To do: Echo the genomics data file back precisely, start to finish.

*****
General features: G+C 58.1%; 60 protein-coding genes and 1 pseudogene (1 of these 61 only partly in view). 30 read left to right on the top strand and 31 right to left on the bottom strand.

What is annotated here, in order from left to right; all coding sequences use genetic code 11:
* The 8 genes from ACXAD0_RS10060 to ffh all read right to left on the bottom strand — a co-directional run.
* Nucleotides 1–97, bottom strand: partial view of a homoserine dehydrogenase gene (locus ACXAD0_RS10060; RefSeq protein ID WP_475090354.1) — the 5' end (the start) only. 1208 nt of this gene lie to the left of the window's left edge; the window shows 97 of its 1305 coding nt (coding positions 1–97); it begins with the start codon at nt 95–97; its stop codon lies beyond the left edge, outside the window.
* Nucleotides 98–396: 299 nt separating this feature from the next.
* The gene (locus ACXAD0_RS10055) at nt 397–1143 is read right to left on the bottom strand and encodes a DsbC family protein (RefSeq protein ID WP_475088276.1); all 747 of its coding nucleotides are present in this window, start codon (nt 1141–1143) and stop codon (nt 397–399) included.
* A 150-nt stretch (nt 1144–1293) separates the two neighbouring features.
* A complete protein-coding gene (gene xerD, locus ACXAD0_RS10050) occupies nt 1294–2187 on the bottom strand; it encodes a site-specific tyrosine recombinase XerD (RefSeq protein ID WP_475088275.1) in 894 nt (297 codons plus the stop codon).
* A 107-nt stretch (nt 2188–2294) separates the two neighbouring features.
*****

General features: G+C 58.1%; 60 protein-coding genes and 1 pseudogene (1 of these 61 only partly in view). 30 read left to right on the top strand and 31 right to left on the bottom strand.

What is annotated here, in order from left to right; all coding sequences use genetic code 11:
* The 8 genes from ACXAD0_RS10060 to ffh all read right to left on the bottom strand — a co-directional run.
* Nucleotides 1–97, bottom strand: partial view of a homoserine dehydrogenase gene (locus ACXAD0_RS10060; RefSeq protein ID WP_475090354.1) — the 5' end (the start) only. 1208 nt of this gene lie to the left of the window's left edge; the window shows 97 of its 1305 coding nt (coding positions 1–97); it begins with the start codon at nt 95–97; its stop codon lies beyond the left edge, outside the window.
* Nucleotides 98–396: 299 nt separating this feature from the next.
* The gene (locus ACXAD0_RS10055) at nt 397–1143 is read right to left on the bottom strand and encodes a DsbC family protein (RefSeq protein ID WP_475088276.1); all 747 of its coding nucleotides are present in this window, start codon (nt 1141–1143) and stop codon (nt 397–399) included.
* A 150-nt stretch (nt 1144–1293) separates the two neighbouring features.
* A complete protein-coding gene (gene xerD, locus ACXAD0_RS10050) occupies nt 1294–2187 on the bottom strand; it encodes a site-specific tyrosine recombinase XerD (RefSeq protein ID WP_475088275.1) in 894 nt (297 codons plus the stop codon).
* A 107-nt stretch (nt 2188–2294) separates the two neighbouring features.